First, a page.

The Glass Menagerie

by: Tennessee Williams

Abandonment

1

[TOM:] The last we heard of him was a picture postcard from Mazatlan, on the Pacific coast of Mexico, containing a message of two words: “Hello — Goodbye!” and no address. I think the rest of the play will explain itself. . . .

Tom Wingfield, acting as the narrator, addresses the audience in the opening monologue of the play. After introducing the four main characters, he brings in a fifth character, his father, who left the family long ago. The defiant postcard adds insult to the injury of the father’s abandonment. The last line here not only introduces the action of the play, but also suggests that the father’s abandonment will help the play explain itself. In fact, the story will reveal that the abandonment caused deep and long-lasting emotional, psychological, and economic damage.

2

AMANDA: Oh, I can see the handwriting on the wall as plain as I see the nose in front of my face! It’s terrifying! More and more you remind me of your father! He was out all hours without explanation! — Then left! Goodbye! And me with the bag to hold. I saw that letter you got from the Merchant Marine. I know what you’re dreaming of. I’m not standing here blindfolded. [She pauses.] Very well, then. Then do it! But not till there’s somebody to take your place.

Amanda talks to Tom about his future and that of his sister, Laura. Amanda and Tom have achieved an uneasy peace after a bitter fight over Tom’s right to independence and privacy. Amanda now makes a desperate, rather pathetic appeal, trying to make Tom feel guilty for his father’s abandonment. Amanda’s appeal shows that she has transferred her expectations from her husband to her son and now tries to transfer parental responsibility onto Tom as well. From the fact of the Merchant Marine letter, the audience predicts that Tom will reject those responsibilities and abandon his mother and sister.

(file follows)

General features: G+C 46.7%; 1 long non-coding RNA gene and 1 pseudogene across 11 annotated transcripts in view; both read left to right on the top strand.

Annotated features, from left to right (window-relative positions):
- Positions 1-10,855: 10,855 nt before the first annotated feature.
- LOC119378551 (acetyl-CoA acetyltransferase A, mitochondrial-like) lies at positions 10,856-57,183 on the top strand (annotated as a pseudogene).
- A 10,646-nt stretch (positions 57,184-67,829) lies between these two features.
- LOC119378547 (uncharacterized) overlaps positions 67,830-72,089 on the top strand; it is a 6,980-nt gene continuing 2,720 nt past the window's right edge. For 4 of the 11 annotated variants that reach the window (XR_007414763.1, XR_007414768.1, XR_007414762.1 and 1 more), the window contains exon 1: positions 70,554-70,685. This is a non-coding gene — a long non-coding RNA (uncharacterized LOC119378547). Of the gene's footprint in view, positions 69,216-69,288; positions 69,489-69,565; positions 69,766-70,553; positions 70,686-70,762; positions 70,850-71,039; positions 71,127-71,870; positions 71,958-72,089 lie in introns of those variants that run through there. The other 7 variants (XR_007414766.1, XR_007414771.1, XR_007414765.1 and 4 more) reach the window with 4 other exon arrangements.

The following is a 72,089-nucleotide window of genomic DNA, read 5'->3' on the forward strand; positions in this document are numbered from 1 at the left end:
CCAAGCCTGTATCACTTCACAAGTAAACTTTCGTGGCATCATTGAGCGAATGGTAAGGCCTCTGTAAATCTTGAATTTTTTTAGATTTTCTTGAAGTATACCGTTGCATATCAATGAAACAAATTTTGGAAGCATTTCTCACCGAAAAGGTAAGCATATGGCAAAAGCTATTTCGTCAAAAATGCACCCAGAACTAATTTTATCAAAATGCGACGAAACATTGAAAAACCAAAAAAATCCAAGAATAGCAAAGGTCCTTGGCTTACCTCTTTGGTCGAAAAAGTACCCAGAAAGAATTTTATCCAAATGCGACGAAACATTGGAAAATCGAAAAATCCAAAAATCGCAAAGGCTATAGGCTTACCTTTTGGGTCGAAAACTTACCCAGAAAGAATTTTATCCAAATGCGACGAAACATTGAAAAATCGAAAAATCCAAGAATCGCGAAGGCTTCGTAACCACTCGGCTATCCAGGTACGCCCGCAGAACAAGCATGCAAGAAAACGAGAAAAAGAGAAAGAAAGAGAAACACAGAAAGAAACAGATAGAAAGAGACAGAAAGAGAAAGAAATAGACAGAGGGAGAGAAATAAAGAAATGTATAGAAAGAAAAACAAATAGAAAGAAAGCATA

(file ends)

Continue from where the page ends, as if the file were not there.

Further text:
3

JIM [taking Laura’s hand]: Goodbye, Laura. I’m certainly going to treasure that souvenir. And don’t you forget the good advice I gave you. [He raises his voice to a cheery shout.] So long, Shakespeare! Thanks again, ladies. Good night!

Jim O’Connor bids farewell to Amanda and Laura Wingfield. He has just spent considerable time with Laura, drawing her out of her shyness by speaking kindly to her, sharing high school memories, encouraging her confidence, dancing with her, and even kissing her before revealing his engagement to someone else. Jim departs cheerfully, unaware that his casual flirtation has resurrected and then dashed the adolescent hopes of Laura and exposed the illusion of Amanda’s false expectations. Jim’s departure foreshadows Tom’s abandonment of Amanda and Laura at the end of the play.